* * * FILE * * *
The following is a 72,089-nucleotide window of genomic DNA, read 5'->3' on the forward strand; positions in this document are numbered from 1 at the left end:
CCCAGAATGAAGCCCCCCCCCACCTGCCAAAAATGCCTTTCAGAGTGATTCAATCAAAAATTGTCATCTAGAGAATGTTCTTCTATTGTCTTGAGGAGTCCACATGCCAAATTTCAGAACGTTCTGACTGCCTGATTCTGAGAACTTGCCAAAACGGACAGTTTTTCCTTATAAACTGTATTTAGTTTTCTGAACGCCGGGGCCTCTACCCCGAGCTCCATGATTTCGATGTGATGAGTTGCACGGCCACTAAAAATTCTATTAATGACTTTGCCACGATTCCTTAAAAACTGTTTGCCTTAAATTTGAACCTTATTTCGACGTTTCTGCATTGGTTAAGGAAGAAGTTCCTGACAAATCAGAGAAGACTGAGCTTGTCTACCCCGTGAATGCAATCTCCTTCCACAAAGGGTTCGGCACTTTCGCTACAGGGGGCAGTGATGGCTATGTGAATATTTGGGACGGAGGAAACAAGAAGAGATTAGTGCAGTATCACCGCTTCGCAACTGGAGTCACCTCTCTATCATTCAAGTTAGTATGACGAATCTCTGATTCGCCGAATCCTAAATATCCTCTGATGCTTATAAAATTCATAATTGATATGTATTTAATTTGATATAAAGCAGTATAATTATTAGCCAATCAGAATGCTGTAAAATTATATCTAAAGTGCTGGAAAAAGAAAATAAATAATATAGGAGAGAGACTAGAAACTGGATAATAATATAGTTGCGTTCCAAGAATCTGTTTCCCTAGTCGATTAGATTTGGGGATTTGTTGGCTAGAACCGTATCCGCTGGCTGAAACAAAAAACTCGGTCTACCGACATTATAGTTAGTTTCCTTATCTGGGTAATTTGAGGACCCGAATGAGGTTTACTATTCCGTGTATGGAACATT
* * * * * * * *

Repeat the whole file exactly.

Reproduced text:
The following is a 72,089-nucleotide window of genomic DNA, read 5'->3' on the forward strand; positions in this document are numbered from 1 at the left end:
CCCAGAATGAAGCCCCCCCCCACCTGCCAAAAATGCCTTTCAGAGTGATTCAATCAAAAATTGTCATCTAGAGAATGTTCTTCTATTGTCTTGAGGAGTCCACATGCCAAATTTCAGAACGTTCTGACTGCCTGATTCTGAGAACTTGCCAAAACGGACAGTTTTTCCTTATAAACTGTATTTAGTTTTCTGAACGCCGGGGCCTCTACCCCGAGCTCCATGATTTCGATGTGATGAGTTGCACGGCCACTAAAAATTCTATTAATGACTTTGCCACGATTCCTTAAAAACTGTTTGCCTTAAATTTGAACCTTATTTCGACGTTTCTGCATTGGTTAAGGAAGAAGTTCCTGACAAATCAGAGAAGACTGAGCTTGTCTACCCCGTGAATGCAATCTCCTTCCACAAAGGGTTCGGCACTTTCGCTACAGGGGGCAGTGATGGCTATGTGAATATTTGGGACGGAGGAAACAAGAAGAGATTAGTGCAGTATCACCGCTTCGCAACTGGAGTCACCTCTCTATCATTCAAGTTAGTATGACGAATCTCTGATTCGCCGAATCCTAAATATCCTCTGATGCTTATAAAATTCATAATTGATATGTATTTAATTTGATATAAAGCAGTATAATTATTAGCCAATCAGAATGCTGTAAAATTATATCTAAAGTGCTGGAAAAAGAAAATAAATAATATAGGAGAGAGACTAGAAACTGGATAATAATATAGTTGCGTTCCAAGAATCTGTTTCCCTAGTCGATTAGATTTGGGGATTTGTTGGCTAGAACCGTATCCGCTGGCTGAAACAAAAAACTCGGTCTACCGACATTATAGTTAGTTTCCTTATCTGGGTAATTTGAGGACCCGAATGAGGTTTACTATTCCGTGTATGGAACATT